a few steps too far in nepal
Read Mike Collin’s autobiography, A Few Steps Too Far, and it strikes you that this is one man who has left his indelible footprint on the world. His adventures at home have been many and he’s sought out incredible experiences in a lifetime’s worth of travels. And not one to slow down, in his 78th year it was a combination of good writing and good fortune that led him to an Intrepid Nepal trip. Would this be 3rd time lucky for his attempt at Everest Base Camp?…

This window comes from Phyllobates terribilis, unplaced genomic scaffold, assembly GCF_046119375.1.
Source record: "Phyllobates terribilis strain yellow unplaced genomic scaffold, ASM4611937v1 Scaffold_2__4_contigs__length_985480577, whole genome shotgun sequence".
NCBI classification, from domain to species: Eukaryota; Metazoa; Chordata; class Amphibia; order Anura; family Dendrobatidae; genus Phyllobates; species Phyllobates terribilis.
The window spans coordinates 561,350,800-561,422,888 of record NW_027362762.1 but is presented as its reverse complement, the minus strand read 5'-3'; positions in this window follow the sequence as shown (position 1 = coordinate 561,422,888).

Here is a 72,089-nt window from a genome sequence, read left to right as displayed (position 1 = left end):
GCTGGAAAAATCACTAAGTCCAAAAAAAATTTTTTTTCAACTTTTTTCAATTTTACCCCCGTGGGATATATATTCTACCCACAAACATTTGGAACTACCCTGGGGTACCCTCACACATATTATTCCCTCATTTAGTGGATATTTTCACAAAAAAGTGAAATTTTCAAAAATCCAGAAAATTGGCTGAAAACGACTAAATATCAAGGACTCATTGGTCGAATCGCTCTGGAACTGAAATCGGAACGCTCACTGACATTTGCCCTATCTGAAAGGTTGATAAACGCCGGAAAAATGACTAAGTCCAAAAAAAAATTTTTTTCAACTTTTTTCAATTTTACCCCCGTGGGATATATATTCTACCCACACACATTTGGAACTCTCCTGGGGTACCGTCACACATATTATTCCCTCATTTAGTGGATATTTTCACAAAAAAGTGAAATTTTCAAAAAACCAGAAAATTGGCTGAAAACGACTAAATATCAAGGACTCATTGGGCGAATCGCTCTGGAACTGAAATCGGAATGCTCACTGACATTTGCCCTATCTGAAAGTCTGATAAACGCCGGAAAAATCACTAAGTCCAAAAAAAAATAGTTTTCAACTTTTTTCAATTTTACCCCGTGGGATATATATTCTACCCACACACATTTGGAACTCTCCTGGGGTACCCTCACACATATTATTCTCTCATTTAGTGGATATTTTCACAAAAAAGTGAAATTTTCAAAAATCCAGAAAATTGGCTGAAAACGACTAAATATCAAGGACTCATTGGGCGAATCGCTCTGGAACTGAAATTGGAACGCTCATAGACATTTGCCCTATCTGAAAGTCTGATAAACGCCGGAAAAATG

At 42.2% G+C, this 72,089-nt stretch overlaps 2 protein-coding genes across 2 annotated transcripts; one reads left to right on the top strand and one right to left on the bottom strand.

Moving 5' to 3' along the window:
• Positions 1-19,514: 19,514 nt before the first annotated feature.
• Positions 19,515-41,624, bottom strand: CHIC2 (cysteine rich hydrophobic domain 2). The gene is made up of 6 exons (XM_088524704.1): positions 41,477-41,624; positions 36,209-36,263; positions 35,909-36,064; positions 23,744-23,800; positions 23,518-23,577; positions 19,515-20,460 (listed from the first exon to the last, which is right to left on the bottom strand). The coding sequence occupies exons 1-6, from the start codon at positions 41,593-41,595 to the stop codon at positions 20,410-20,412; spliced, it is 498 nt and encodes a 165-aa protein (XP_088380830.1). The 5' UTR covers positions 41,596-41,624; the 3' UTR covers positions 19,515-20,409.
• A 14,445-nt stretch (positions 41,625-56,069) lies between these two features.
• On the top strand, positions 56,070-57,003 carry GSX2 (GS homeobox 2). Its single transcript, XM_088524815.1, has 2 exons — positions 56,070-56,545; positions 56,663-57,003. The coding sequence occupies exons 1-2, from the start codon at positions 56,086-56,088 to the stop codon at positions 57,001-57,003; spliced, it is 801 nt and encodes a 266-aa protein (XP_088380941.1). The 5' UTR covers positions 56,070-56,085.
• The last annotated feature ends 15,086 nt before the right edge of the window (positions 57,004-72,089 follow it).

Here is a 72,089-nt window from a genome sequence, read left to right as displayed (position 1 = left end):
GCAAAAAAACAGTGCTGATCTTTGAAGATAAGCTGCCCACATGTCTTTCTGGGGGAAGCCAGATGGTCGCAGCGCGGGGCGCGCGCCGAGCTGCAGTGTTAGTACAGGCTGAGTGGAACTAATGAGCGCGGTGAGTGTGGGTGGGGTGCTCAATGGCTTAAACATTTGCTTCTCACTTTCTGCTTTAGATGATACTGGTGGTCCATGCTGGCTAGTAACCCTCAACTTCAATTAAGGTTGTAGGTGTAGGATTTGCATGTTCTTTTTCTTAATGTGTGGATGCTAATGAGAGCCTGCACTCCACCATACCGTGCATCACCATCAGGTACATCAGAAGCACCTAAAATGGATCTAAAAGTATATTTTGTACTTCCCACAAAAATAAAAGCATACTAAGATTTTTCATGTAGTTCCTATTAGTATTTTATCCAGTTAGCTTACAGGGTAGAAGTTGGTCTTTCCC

“In late 2008 I entered a competition set by the magazine of the Royal Geographic Society to write a five hundred word essay on “That Special Moment” – something that had been a life-changing experience. I have been lucky enough to have several special moments, but the one that really meant something was meeting the elderly Monk in the hills above Taunggi while I was working in Burma. I have tried to portray this meeting in the section above describing my International Red Cross employment. Making something readable and sensible in only 500 words was the challenge of course, but in February ‘09 we were very surprised to hear that I had won the “Mountain” category. The prize was two-fold – an excellent Gore-tex Arc’teryx climbing jacket and a highly subsidised trek to Everest Base Camp and an ascent of Kala Patthar for the incomparable view. – Decision time!